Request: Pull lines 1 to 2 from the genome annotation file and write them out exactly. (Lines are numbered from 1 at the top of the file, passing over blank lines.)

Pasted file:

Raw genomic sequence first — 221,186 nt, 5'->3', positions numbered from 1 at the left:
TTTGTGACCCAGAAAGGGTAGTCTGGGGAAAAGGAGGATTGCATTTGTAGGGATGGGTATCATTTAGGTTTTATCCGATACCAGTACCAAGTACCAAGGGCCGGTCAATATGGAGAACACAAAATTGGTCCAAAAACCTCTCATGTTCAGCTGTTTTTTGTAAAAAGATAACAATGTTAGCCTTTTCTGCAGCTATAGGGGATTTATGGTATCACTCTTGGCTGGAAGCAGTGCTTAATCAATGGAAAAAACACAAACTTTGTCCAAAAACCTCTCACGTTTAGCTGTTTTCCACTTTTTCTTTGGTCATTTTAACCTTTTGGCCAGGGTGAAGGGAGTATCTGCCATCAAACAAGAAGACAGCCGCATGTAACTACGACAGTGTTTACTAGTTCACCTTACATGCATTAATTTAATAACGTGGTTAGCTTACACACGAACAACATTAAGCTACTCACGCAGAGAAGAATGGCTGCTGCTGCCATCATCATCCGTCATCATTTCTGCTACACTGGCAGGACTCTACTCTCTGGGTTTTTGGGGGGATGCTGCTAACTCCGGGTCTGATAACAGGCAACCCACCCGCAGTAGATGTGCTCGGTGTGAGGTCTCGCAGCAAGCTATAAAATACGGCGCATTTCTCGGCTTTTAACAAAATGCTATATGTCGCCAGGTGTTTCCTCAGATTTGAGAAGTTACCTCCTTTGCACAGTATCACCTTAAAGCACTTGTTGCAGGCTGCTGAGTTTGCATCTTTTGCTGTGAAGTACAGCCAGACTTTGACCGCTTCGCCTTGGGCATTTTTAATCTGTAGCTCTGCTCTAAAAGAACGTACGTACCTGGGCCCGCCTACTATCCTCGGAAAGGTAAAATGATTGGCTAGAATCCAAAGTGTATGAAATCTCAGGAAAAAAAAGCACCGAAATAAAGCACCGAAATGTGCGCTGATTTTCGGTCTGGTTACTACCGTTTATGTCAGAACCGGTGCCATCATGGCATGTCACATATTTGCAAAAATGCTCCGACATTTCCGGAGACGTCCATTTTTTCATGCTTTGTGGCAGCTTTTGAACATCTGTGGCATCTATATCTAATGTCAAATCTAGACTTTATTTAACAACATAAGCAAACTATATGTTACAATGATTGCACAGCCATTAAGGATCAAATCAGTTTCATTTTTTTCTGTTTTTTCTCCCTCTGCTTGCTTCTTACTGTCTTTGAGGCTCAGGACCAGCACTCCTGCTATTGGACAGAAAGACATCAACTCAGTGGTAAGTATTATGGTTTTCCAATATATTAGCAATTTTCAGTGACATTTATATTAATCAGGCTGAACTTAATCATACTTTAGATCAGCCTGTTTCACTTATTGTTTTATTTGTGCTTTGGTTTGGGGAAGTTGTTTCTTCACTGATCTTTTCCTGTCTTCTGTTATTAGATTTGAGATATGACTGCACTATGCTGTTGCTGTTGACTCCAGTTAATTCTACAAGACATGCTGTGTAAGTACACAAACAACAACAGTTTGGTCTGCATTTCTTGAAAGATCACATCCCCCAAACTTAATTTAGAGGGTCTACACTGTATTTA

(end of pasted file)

Raw genomic sequence first — 221,186 nt, 5'->3', positions numbered from 1 at the left:
TTTGTGACCCAGAAAGGGTAGTCTGGGGAAAAGGAGGATTGCATTTGTAGGGATGGGTATCATTTAGGTTTTATCCGATACCAGTACCAAGTACCAAGGGCCGGTCAATATGGAGAACACAAAATTGGTCCAAAAACCTCTCATGTTCAGCTGTTTTTTGTAAAAAGATAACAATGTTAGCCTTTTCTGCAGCTATAGGGGATTTATGGTATCACTCTTGGCTGGAAGCAGTGCTTAATCAATGGAAAAAACACAAACTTTGTCCAAAAACCTCTCACGTTTAGCTGTTTTCCACTTTTTCTTTGGTCATTTTAACCTTTTGGCCAGGGTGAAGGGAGTATCTGCCATCAAACAAGAAGACAGCCGCATGTAACTACGACAGTGTTTACTAGTTCACCTTACATGCATTAATTTAATAACGTGGTTAGCTTACACACGAACAACATTAAGCTACTCACGCAGAGAAGAATGGCTGCTGCTGCCATCATCATCCGTCATCATTTCTGCTACACTGGCAGGACTCTACTCTCTGGGTTTTTGGGGGGATGCTGCTAACTCCGGGTCTGATAACAGGCAACCCACCCGCAGTAGATGTGCTCGGTGTGAGGTCTCGCAGCAAGCTATAAAATACGGCGCATTTCTCGGCTTTTAACAAAATGCTATATGTCGCCAGGTGTTTCCTCAGATTTGAGAAGTTACCTCCTTTGCACAGTATCACCTTAAAGCACTTGTTGCAGGCTGCTGAGTTTGCATCTTTTGCTGTGAAGTACAGCCAGACTTTGACCGCTTCGCCTTGGGCATTTTTAATCTGTAGCTCTGCTCTAAAAGAACGTACGTACCTGGGCCCGCCTACTATCCTCGGAAAGGTAAAATGATTGGCTAGAATCCAAAGTGTATGAAATCTCAGGAAAAAAAAGCACCGAAATAAAGCACCGAAATGTGCGCTGATTTTCGGTCTGGTTACTACCGTTTATGTCAGAACCGGTGCCATCATGGCATGTCACATATTTGCAAAAATGCTCCGACATTTCCGGAGACGTCCATTTTTTCATGCTTTGTGGCAGCTTTTGAACATCTGTGGCATCTATATCTAATGTCAAATCTAGACTTTATTTAACAACATAAGCAAACTATATGTTACAATGATTGCACAGCCATTAAGGATCAAATCAGTTTCATTTTTTTCTGTTTTTTCTCCCTCTGCTTGCTTCTTACTGTCTTTGAGGCTCAGGACCAGCACTCCTGCTATTGGACAGAAAGACATCAACTCAGTGGTAAGTATTATGGTTTTCCAATATATTAGCAATTTTCAGTGACATTTATATTAATCAGGCTGAACTTAATCATACTTTAGATCAGCCTGTTTCACTTATTGTTTTATTTGTGCTTTGGTTTGGGGAAGTTGTTTCTTCACTGATCTTTTCCTGTCTTCTGTTATTAGATTTGAGATATGACTGCACTATGCTGTTGCTGTTGACTCCAGTTAATTCTACAAGACATGCTGTGTAAGTACACAAACAACAACAGTTTGGTCTGCATTTCTTGAAAGATCACATCCCCCAAACTTAATTTAGAGGGTCTACACTGTATTTA